First World countries have made huge pledges to give “developing nations”, which never seem to actually develop, huge sums of money. How’s that working out?
(Washington Post) So it’s worth asking: What does this climate aid actually look like? Where has it all gone so far? And are wealthy nations really going to put up $100 billion per year in climate finance in the years to come? Here’s a breakdown:
–2010-2012: The first $35 billion in climate aid. Between 2010 and 2012, the world’s wealthy nations say they provided $35 billion to help poorer countries adjust to climate change, as promised at Copenhagen. (You can see a full breakdown of these pledges from the World Resources Institute here.)
The vast majority of that aid — $27 billion — came from five countries: Germany, Japan, Norway, Britain, and the United States. And most of it went toward clean energy, efficiency, and other mitigation projects around the world. Only a small slice, about $5 billion, went toward helping poor countries prepare for the actual impacts of climate change, like droughts or heat waves.
For instance, Norway gave Brazil $1 billion to help prevent deforestation. The United States gave the Congo Basin $15.7 million to preserve rain forest biodiversity. Japan gave Egypt a $338 million loan for wind power. You can see a partial list of projects in this map below from 2011..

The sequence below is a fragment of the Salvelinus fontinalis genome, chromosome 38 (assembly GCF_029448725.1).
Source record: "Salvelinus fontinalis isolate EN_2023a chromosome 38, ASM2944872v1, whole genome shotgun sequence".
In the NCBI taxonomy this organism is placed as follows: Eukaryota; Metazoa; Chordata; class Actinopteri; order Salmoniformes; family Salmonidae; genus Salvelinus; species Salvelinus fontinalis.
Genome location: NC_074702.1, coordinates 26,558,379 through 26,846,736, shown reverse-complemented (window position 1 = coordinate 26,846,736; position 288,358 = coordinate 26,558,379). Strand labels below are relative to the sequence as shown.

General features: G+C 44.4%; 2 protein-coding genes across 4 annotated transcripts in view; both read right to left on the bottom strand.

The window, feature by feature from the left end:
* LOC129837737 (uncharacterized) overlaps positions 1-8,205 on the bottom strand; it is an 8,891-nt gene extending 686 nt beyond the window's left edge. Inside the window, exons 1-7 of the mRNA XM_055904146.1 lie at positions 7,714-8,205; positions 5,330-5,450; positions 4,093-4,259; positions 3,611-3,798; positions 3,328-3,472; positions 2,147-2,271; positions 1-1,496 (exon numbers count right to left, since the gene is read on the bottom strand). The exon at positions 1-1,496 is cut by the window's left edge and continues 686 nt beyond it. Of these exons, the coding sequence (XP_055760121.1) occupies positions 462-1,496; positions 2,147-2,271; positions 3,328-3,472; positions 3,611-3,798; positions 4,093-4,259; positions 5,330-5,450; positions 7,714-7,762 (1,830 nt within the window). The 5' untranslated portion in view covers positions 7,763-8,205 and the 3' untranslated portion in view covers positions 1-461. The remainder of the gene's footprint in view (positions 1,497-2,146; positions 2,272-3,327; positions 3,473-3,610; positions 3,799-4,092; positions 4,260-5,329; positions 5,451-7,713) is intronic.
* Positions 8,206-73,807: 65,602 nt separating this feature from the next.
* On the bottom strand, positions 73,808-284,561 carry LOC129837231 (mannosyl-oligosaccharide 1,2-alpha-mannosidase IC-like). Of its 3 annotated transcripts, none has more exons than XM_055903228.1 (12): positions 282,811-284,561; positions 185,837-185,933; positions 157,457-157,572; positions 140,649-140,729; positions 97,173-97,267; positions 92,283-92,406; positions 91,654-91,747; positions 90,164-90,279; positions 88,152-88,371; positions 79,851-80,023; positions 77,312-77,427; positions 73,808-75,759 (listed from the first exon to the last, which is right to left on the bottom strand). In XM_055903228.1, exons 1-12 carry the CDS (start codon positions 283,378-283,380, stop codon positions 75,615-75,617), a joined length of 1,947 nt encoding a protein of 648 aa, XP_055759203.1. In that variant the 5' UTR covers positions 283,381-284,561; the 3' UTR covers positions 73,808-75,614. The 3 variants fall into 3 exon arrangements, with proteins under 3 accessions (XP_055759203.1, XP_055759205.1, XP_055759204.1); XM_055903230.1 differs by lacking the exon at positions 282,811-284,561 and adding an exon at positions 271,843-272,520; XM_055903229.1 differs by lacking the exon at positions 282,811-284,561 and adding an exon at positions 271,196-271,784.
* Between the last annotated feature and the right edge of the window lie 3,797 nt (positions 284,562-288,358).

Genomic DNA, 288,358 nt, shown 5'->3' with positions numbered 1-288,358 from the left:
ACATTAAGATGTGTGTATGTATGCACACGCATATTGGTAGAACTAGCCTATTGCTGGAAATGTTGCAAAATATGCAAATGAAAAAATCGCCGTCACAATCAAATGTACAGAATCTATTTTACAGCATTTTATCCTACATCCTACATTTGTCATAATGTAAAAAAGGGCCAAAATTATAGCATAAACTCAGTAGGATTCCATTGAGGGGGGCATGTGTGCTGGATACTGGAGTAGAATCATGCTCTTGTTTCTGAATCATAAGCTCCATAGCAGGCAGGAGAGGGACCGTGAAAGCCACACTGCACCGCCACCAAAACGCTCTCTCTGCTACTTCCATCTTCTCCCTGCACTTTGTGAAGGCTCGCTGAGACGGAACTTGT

Essentially, it looks like the money was being used for some real environmental issues. Some of the money was in terms of “loans”, rather than grants. Most was simply repackaged aid that would have occurred anyway. And we really do not know if the money is being used properly as it was intended. Nor does the money usually help people who are supposed to be affected by Hotcoldwetdry directly.
Oh, and of course this had to crop up
–Climate inequality and the U.N. talks. That brings us to this year’s U.N. climate talks in Warsaw, where the unequal impacts of climate change have been a major theme — particularly after the devastation wrought by Typhoon Haiyan in the Philippines underscored the difficulty that poorer nations will have in adjusting to weather disasters that could become more likely as the world warms.
Warmists can’t help themselves.